Saturday, April 18, 2009
Cataclysm. Halo pet food. Danbury mint. All very cool phrases. All meaningless. All prominently appearing on Google Trends' Hot 100 searches list. Since it's launch as a part of Google Labs, Trends has been hailed as one of the best tools for marketers. I've been making a decent effort to use this service but it just doesn't seem to do much other than satisfying my craving for interesting search facts.
Sure, it'll make you go "Hmm. That's interesting," but otherwise, I don't see much of a use. This is mostly because it doesn't really do much in the means of working as a keyword research tool (don't worry if you don't know what that means) with the constant sight of peculiar search terms like, today, "ice hotel", "in plain sight", "rejuventation pills" and "catching grapes with my mouth" (what the hell?).
In my mind, this doesn't exactly help me in finding something to blog about that people will read. Of course, comparing keywords is always cool to see although only occasionally helpful.
This is mainly because all of the numbers that Google Trends provides are in comparison to the average volume for that search term. This means that instead of giving you a straight number like 10,000 searches in the past two days, the service gives you, three times the average at the time or two times below average at this time (all on a fancy line graph, obviously). This means that often perception would be distorted because sure something can be at five times the normal volume or even twenty times for all I care. Then, you might get all excited thinking that this is a truly hot trend in terms of searches. On the other hand, the normal volume could be three searches every day. So sixty searches every day is what you're getting all excited about. In fact, even the hot trends are based on how much a particular search surpasses its average volume. "Catching grapes in my mouth" happens to "not have enough search volume to show graphs."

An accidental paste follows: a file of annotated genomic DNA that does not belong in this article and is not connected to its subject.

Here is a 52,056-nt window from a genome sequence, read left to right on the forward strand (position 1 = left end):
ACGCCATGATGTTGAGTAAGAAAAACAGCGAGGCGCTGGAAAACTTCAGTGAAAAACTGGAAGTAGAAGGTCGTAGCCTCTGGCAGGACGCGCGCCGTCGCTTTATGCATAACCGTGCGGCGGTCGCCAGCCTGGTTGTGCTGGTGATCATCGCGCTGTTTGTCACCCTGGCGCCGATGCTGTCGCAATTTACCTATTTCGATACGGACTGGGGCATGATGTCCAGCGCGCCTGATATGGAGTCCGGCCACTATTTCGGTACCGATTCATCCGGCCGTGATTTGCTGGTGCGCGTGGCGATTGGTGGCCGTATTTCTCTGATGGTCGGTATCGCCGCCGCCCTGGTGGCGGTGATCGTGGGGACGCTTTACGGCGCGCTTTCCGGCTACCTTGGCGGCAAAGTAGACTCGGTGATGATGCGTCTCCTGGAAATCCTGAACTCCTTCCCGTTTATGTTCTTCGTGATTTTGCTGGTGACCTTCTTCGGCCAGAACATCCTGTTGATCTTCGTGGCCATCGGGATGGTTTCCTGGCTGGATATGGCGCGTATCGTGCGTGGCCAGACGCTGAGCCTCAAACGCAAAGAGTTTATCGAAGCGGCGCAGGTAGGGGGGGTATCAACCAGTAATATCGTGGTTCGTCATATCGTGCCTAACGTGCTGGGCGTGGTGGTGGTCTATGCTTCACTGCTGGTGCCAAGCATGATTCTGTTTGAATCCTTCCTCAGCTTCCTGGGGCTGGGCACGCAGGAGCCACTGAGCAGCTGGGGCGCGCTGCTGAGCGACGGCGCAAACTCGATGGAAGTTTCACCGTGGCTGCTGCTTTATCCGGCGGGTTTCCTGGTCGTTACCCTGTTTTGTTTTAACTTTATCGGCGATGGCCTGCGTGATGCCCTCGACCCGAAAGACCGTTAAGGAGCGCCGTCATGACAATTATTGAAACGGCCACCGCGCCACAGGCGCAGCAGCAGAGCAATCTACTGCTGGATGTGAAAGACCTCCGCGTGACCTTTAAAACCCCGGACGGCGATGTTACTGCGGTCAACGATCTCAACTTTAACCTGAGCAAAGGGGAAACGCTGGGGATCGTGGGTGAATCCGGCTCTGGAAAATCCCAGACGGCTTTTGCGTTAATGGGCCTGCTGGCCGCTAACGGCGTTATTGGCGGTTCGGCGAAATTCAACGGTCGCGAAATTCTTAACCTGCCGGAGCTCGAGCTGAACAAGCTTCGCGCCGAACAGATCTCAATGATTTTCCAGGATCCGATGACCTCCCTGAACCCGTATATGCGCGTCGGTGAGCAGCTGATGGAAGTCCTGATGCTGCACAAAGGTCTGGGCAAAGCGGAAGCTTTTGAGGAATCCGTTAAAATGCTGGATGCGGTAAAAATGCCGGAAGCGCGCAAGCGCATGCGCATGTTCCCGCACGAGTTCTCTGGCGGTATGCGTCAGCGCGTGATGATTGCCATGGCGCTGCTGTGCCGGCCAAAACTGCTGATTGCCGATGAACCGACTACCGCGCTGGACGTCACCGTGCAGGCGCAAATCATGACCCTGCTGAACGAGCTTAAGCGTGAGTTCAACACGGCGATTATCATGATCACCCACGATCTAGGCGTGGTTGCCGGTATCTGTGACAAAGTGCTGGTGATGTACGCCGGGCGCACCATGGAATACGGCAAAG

That means a possible explanation for this could be tampering. For instance, if "catching grapes in my mouth" has five searches every day (I wonder who these five people are), and some mischeivous computer geek decides he wants to screw Google up, he'll just call all his friends and he and all these people might each search a this twenty times. This would lead to quite a bit of corruption to the Trends. And even if Google tracks IP address, if a prankster's smart, then he'll just go behind a proxy, which hides IP address.
So maybe Google Trends will serve its purpose some day in the next few years and somebody at Google will find a sick new algorithm, but for now, Google Trends will never pass through my bookmark filter.